Which asset class are self-managed superannuation funds abandoning in favour of shares?

And which ASX stocks are the most popular among SMSF investors?

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Over the past five years, the amount of money invested by self-managed superannuation funds (SMSFs) in cash and term deposits has decreased from 22% in December 2018 to 16% in December 2023.

This is despite the Reserve Bank of Australia lifting the official cash rate 13 times since May 2022.

Meantime, the amount of money allocated to ASX shares, overseas stocks, and other asset classes has increased, according to recently released figures from the Australian Taxation Office (ATO).

We investigate.

The top asset class among self-managed superannuation funds

There is just under $914 billion invested through self-managed superannuation funds in Australia.

Of that, the bulk is invested in listed shares, and this asset allocation has increased from 26% of SMSF monies in December 2018 to 29% in December 2023.

The next biggest category of investment for SMSFs is cash and term deposits at $146 billion.

Now, this is where it gets interesting.

The asset class being abandoned in favour of shares

The ATO figures show the asset allocation to cash and term deposits has gone down over the past five years from 22% in December 2018 to 16% in December 2023.

This may seem counterintuitive given interest rates began rising for the first time in a decade in May 2022.

If we drill down further, we see that the allocation to cash increased for a little while after the Reserve Bank began lifting interest rates.

In March 2022, the allocation of self-managed superannuation fund monies to cash was 15%, and by June 2022, it had jumped to 18%. But that is where it peaked.

Despite the RBA continuing to raise rates throughout 2022 and 2023, SMSFs' allocation to cash began drifting down from the December 2022 quarter.

Of course, the banks did not pass on all 13 of those cash rate increases to savings customers.

It's also worth noting that shares delivered a decent return over this five-year period.

The S&P/ASX 200 Index (ASX: XJO) increased in value by about 22% between the December 2018 and 2023 quarters.

On top of that were dividends, with ASX 200 stocks typically delivering a 4% yield per annum.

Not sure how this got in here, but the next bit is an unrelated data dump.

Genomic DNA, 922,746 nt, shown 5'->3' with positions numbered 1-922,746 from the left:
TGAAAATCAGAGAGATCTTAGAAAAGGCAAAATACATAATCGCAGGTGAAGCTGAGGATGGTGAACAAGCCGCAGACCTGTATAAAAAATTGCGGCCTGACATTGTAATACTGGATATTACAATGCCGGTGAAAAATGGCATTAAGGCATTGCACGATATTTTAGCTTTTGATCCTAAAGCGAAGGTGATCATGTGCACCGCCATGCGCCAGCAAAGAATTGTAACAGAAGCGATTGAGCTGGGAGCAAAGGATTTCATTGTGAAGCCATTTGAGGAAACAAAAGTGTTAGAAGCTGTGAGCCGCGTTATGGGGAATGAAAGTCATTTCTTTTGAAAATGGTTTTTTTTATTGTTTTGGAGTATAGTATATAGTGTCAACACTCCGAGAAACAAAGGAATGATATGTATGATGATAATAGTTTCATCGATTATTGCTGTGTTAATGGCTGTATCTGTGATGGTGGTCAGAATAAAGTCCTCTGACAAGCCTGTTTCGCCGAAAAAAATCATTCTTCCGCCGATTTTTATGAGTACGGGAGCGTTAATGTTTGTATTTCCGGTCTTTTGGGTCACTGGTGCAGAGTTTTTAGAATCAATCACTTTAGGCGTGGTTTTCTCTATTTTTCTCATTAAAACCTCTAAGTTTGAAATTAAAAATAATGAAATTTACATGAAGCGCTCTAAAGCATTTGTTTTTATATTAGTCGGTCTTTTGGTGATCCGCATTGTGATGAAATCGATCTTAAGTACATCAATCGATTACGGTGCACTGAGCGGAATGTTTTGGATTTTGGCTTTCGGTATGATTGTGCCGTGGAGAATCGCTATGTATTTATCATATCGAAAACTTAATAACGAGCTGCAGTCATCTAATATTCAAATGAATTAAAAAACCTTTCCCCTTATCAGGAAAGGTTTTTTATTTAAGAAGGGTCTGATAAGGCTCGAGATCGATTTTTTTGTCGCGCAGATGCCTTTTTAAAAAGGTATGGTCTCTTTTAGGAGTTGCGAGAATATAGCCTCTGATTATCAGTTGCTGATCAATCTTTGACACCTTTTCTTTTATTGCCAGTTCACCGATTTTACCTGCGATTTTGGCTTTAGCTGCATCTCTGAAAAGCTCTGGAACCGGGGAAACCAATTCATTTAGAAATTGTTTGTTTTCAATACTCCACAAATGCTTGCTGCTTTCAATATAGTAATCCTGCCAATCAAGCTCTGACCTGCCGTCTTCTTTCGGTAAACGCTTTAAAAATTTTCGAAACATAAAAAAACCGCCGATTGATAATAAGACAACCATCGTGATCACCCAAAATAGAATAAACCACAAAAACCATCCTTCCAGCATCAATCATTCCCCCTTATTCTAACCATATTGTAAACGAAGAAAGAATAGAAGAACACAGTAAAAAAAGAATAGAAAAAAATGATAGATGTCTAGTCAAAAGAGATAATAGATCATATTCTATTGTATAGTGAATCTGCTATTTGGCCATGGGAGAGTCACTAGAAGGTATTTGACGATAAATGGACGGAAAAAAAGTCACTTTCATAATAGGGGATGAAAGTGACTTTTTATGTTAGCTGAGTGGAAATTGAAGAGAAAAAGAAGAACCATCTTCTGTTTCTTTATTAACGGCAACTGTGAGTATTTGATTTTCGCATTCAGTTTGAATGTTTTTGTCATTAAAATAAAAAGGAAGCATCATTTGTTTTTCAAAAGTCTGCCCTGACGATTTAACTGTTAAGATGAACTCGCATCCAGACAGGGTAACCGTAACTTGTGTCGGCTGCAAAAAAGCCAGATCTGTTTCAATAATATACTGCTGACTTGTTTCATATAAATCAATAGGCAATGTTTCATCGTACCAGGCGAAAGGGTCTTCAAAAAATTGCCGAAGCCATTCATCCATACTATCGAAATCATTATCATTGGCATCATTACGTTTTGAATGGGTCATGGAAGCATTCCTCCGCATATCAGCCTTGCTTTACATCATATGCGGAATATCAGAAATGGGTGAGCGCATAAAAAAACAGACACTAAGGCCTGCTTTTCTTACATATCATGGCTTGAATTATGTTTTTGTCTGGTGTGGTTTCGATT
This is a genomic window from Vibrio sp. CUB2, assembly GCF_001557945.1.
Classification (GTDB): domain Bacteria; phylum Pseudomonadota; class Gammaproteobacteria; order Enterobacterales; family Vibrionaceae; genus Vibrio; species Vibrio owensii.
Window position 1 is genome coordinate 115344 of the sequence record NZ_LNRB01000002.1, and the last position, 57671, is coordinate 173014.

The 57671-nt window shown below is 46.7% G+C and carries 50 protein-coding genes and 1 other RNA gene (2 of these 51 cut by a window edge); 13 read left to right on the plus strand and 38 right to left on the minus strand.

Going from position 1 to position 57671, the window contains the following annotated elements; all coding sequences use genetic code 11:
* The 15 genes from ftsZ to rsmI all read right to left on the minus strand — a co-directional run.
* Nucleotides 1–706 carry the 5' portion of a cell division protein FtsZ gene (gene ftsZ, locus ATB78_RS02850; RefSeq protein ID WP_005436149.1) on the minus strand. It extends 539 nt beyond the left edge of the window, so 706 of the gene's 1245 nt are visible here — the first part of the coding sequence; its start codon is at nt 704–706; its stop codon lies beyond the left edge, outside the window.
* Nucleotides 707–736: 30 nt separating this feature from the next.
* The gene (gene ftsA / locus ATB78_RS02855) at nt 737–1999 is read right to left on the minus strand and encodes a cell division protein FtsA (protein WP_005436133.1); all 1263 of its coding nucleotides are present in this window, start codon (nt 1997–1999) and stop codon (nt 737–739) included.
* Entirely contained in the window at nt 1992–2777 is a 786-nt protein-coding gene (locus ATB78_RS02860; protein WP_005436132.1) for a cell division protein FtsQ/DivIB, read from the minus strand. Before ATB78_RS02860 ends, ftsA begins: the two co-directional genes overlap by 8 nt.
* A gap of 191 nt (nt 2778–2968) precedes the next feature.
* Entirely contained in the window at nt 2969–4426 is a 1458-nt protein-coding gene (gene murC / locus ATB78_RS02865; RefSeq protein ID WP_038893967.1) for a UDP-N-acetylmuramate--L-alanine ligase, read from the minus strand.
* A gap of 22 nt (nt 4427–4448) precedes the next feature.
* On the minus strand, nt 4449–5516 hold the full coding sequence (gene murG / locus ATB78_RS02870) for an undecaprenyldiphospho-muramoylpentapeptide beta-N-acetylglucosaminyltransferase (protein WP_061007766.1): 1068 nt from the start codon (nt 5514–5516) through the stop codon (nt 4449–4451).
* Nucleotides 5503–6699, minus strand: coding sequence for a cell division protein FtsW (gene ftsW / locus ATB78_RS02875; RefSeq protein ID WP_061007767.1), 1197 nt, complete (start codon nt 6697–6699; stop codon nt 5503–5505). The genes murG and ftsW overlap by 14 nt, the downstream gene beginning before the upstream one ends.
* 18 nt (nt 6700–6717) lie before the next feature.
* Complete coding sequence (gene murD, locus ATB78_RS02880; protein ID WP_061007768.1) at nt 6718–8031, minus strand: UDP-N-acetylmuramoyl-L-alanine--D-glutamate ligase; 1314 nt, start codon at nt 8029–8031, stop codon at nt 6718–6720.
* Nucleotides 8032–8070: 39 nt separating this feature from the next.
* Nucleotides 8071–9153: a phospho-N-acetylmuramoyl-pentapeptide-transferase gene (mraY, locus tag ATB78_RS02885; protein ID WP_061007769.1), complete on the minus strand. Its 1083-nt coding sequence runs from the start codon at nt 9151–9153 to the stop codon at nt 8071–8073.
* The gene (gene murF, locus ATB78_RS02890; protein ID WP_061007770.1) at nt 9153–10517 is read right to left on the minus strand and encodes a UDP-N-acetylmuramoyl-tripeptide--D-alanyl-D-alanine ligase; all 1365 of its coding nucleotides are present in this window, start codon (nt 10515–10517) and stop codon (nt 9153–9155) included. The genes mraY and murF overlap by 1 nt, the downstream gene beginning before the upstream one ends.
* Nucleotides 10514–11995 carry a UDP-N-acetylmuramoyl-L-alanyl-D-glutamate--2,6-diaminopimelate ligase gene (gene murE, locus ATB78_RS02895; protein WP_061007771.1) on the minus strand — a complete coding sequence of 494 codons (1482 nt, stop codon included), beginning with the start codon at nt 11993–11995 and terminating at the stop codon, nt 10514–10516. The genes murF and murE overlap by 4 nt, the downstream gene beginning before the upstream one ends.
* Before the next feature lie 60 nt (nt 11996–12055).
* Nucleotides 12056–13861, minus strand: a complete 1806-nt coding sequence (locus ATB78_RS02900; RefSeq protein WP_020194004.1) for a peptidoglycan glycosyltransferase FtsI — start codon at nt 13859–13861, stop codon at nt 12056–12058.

Where else have SMSFs been redirecting money?

As the portion of monies in self-managed superannuation funds allocated to cash and term deposits declined, allocations to other asset classes, besides shares, increased.

Exposure to listed trusts went from 5% to 6%, while unlisted trusts went from 12% to 13%.

The allocation to real residential property remained stagnant at 5%. The same goes for non-residential property at 10%.

How many self-managed superannuation funds are there?

About 1,117,000 Australians have a self-managed superannuation fund.

Most funds have one or two members, and there are just under 600,000 Australian SMSFs registered today.

Over the 12 months to June 2023, 27,110 new SMSFs were set up and 10,741 were closed down.

ATO figures show the median value of an Australian self-managed superannuation fund is $826,299. The per-member median is $467,187.

According to Super Guide, the top 10 most popular ASX shares among SMSFs are:

As my colleague Kate reports, self-managed superannuation funds favour these stocks for their stability, dividend yield, and growth potential, making them suitable for long-term investment in retirement.

Motley Fool contributor Bronwyn Allen has positions in Anz Group, BHP Group, CSL, Commonwealth Bank Of Australia, Macquarie Group, and Woodside Energy Group. The Motley Fool Australia's parent company Motley Fool Holdings Inc. has positions in and has recommended CSL, Macquarie Group, and Wesfarmers. The Motley Fool Australia has positions in and has recommended Macquarie Group, Telstra Group, and Wesfarmers. The Motley Fool Australia has recommended CSL. The Motley Fool has a disclosure policy. This article contains general investment advice only (under AFSL 400691). Authorised by Scott Phillips.

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